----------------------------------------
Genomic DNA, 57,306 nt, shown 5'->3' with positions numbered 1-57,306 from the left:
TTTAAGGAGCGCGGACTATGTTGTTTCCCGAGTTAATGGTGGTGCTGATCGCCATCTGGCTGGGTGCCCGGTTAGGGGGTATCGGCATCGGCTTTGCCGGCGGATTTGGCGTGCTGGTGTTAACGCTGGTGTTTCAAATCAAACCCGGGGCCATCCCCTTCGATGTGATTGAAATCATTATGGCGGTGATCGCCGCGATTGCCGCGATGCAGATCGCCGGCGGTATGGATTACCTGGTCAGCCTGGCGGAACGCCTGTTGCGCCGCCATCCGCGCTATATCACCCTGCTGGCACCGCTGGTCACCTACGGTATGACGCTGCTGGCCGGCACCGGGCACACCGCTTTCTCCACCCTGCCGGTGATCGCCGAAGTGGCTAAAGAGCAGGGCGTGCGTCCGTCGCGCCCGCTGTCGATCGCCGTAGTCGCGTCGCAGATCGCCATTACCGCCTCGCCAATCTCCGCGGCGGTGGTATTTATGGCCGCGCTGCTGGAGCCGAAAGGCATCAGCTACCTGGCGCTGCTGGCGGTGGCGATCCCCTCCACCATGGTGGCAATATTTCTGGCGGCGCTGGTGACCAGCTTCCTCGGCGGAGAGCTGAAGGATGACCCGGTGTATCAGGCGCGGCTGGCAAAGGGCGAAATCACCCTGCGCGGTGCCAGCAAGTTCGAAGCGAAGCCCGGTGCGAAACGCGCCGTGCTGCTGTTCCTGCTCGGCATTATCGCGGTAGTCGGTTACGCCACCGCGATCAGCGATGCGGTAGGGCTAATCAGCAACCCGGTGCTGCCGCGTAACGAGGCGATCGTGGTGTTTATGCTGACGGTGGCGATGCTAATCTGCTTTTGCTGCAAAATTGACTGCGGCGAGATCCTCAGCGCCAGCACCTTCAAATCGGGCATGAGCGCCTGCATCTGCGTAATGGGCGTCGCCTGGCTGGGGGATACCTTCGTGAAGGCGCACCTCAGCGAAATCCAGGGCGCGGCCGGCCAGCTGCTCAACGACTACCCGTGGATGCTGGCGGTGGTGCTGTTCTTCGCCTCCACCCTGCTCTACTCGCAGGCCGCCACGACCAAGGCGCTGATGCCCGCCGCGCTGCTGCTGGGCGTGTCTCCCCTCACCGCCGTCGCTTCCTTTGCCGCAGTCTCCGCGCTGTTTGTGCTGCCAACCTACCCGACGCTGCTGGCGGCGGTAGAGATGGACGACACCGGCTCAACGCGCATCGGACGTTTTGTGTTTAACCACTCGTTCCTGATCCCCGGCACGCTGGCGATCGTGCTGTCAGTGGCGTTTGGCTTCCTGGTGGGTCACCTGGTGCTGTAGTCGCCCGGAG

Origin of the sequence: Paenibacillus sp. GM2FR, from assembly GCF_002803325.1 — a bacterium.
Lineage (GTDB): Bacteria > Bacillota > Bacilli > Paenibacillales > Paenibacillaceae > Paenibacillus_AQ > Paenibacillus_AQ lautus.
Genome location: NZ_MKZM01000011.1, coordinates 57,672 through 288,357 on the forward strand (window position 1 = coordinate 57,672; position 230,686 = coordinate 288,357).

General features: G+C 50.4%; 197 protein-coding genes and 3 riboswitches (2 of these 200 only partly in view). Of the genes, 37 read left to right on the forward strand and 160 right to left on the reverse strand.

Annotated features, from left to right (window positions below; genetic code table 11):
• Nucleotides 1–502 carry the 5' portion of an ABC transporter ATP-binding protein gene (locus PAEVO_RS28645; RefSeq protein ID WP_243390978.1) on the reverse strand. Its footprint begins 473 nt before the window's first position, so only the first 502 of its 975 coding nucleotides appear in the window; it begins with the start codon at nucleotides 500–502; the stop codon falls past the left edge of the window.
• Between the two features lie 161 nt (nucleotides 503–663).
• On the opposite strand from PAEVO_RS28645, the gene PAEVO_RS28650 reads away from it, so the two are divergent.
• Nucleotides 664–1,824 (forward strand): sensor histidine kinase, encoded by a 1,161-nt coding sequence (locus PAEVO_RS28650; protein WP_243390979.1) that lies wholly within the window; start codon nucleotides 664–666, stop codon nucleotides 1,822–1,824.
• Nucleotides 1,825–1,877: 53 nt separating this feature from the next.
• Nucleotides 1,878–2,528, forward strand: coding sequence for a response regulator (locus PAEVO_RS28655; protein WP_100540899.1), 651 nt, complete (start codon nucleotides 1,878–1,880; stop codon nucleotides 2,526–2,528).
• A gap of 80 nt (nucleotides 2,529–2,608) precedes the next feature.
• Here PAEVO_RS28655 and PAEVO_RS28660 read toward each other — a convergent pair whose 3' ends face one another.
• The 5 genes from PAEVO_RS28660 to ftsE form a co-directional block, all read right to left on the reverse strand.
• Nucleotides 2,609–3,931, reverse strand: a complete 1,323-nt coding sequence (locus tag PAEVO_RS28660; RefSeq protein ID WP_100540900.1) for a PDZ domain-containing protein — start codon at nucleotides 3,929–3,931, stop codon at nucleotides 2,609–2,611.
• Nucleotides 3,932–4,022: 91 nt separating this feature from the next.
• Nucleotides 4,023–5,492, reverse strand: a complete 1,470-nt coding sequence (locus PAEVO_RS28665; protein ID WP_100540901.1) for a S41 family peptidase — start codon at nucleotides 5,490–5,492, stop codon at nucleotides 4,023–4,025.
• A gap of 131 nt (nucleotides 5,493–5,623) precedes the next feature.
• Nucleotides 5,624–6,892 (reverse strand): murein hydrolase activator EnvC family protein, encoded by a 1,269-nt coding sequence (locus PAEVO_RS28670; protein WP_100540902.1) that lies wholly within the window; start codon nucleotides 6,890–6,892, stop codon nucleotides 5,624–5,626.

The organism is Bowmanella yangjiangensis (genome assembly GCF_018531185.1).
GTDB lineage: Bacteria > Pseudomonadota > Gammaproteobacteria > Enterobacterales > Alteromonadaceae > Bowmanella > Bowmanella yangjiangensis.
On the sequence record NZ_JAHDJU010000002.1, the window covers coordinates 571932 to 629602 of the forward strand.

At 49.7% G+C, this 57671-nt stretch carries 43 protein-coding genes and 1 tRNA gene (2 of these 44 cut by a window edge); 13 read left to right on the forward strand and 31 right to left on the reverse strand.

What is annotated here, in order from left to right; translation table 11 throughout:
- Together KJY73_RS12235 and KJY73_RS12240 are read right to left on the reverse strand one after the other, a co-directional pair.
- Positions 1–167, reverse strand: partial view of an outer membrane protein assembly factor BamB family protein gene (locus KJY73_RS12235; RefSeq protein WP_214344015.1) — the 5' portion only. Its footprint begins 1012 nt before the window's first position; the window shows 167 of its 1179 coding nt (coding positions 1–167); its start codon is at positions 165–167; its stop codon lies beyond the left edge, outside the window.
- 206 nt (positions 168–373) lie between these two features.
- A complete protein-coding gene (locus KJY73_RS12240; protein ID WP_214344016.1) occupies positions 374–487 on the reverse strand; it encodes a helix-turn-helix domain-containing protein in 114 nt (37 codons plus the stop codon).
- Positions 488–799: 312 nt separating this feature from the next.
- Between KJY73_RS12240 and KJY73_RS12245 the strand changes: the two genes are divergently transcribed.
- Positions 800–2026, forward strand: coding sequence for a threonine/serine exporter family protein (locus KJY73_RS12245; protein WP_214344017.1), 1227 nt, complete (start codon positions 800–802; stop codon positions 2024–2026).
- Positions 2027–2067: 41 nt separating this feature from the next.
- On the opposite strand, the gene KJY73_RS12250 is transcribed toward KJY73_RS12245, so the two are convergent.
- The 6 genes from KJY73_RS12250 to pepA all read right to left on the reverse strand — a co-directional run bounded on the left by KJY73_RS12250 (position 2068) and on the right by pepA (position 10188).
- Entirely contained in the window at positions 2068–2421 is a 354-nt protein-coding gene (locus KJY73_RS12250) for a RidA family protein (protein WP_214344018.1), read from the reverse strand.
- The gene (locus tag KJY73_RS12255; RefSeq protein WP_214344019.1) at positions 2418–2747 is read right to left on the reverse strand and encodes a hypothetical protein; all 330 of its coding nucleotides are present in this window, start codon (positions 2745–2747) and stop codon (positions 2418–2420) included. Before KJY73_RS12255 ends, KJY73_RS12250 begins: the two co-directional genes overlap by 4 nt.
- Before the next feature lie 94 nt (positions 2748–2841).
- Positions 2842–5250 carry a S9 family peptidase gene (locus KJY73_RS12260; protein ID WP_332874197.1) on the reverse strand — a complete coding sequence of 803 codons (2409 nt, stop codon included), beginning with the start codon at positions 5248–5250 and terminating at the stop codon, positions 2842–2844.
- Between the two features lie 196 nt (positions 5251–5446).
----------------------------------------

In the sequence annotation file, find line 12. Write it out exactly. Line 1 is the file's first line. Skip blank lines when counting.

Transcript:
• Nucleotides 1,825–1,877: 53 nt separating this feature from the next.